Intellectual Production #2

Both James Paul Gee (2005) and Rowan Tulloch (2014) argue that video games can be used as pedagogical tools. In particular, I argue that both authors share the following connections in their articles: (1) That video games allow players to gain new skills by making sense of situated meanings, and; (2) That video games can act as pedagogical tools because they provide players with feedback for how to improve their in-game performance.

The first point of connection between Gee and Tulloch is that video games allow players to gain new skills by making sense of situated meanings. In his article, Gee argues that video games are “…‘action-and-goal-directed preparations for, and simulations of, embodied experiences’ they allow language to be put into the context of dialogue, experience, images, and actions. They allow language to be situated” (Gee 17). In other words, what Gee is arguing is that by playing video games, where the meanings of words are dependent on the situation in the game, players learn to think more critically about language and how it is used in different capacities.  For example, both biologists and chemists use the term ‘polar,’ but its meaning is radically different depending on the discipline.  Similarly, Gee advocates that certain terms might take on different meanings, whether the player is “…a member of a SWAT team or a scientist” (Gee 17). In this way, Gee argues that video games act as suitable mediums for players to gain a better understanding of situated language.

Tulloch (2014) echoes Gee’s argument that video games can act as learning tools by providing students with an understanding of situated meanings. Tulloch advocates that “…video games ask players to engage in unfamiliar worlds, perform tasks and understand logics of which they have little or no prior skill (from being soldiers in warzones, to criminal outlaws… to piloting planes)” (Tulloch 322). In this quote, Tulloch argues that video games demand players learn new skills in order to be successful in the game; however, what defines a correct action is subjective depending on the game. Therefore, video games must provide players with training to act properly. This is similar to Gee’s argument that players must learn how to perform (and make sense of) situated actions and language in order to succeed. In this way, both Tulloch and Gee argue that video games can act as pedagogical tools by teaching players how to interpret different meanings and respond accordingly.

The second point of connection between Gee and Tulloch is that both authors argue that video games utilize feedback mechanisms as pedagogical tools. Gee identifies this feedback aspect when he discusses the role of distributed intelligence, arguing that players “…gain competence through trail, error, and feedback, not by wading through a lot of text before being able to engage in an activity” (Gee 13). In other words, video games provide players with feedback as a pedagogical tool to guide them through the game. For example, the game Dark Souls uses death as a pedagogical tool; players who die leave blood splatters that can be clicked on in-game. These blood splatters allow the player to briefly observe the last actions of another player who died. This may provide some insight about the tactics nearby enemies use and/or what actions are more likely to lead to death. Thus, Gee argues that players may learn through feedback mechanisms what actions are preferable in certain games.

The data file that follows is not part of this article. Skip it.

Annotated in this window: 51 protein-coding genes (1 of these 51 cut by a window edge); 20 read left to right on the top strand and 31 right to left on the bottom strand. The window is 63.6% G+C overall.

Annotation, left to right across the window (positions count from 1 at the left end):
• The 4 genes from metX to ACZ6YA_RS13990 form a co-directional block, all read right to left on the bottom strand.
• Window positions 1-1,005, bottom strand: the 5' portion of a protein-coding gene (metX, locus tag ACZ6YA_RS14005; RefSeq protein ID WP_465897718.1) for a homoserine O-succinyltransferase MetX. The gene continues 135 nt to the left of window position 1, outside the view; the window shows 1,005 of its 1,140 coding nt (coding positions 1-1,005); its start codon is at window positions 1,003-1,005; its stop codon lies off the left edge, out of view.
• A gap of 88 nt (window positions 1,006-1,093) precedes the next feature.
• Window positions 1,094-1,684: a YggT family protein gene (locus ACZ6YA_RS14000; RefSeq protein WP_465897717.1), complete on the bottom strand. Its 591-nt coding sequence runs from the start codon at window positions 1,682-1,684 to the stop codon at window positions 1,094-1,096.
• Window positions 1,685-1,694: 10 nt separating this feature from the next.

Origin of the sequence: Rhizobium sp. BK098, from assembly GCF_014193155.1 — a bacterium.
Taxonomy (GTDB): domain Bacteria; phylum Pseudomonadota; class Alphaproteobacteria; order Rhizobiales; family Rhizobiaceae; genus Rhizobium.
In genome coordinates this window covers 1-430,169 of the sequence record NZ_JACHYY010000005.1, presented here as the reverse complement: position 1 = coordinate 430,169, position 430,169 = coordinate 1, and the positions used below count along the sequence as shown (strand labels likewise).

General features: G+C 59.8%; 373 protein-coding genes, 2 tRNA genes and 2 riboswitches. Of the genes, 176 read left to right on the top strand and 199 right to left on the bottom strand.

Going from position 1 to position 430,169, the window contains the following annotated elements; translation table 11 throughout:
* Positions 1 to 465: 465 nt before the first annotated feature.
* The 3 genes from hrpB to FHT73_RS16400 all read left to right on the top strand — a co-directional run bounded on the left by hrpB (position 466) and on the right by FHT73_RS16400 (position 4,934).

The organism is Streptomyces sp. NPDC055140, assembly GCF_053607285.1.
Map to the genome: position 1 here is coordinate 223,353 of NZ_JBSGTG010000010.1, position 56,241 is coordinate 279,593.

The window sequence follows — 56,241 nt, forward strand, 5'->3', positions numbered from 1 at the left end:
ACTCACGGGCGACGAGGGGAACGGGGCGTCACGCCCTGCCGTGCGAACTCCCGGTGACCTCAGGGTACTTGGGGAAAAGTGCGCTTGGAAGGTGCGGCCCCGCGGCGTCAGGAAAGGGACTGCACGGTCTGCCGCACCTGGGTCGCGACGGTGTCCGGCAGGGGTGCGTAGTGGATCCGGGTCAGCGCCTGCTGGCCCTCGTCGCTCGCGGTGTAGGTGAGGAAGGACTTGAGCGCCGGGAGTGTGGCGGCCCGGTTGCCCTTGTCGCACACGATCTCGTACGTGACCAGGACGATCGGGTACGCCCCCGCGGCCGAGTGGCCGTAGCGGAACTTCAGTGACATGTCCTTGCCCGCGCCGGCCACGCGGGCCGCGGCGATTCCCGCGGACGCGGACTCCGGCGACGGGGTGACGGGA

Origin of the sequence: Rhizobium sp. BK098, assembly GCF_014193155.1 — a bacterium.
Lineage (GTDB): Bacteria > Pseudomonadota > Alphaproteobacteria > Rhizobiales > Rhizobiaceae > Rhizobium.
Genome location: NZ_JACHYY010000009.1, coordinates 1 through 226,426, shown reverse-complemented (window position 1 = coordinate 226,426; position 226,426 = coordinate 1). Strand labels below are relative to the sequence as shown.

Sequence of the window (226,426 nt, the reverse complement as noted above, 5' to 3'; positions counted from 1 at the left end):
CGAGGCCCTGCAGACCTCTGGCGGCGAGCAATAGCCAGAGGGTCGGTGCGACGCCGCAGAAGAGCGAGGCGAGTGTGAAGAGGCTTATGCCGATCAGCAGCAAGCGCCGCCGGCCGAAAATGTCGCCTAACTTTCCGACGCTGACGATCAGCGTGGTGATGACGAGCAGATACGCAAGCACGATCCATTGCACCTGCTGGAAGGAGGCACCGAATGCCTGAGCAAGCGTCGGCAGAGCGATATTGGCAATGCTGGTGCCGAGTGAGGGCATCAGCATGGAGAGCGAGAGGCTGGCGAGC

Likewise, Tulloch also identifies that video games provide “…constant corrective feedback to [the] player on their play strategies,” which include formats like “…virtual money, experience points, time remaining and even the number of military units available” (Tulloch 324).  For instance, in League of Legends players are provided with a greater number of ‘influence points’ at the end of matches where they perform well. Similarly, players are awarded fewer points if they play poorly. In this way, both Tulloch and Gee argue that video games can act as pedagogical tools by providing players with regular feedback in order to help them improve their in-game performance.

In this way, both Tulloch and Gee argue that video games can serve as pedagogical tools by (1) encouraging players to get used to the idea that the meanings behind language and actions are situated, and (2), that video games often incorporate feedback mechanisms to teach players how to be successful in-game.

References:

Gee, James. (2005). “Why Are Video Games Good For Learning?” Academic ADC Collaboration.

Tulloch, Rowan. (2014). “Reconceptualising Gamification: Play and Pedagogy.” Digital Culture & Education, 6(4).

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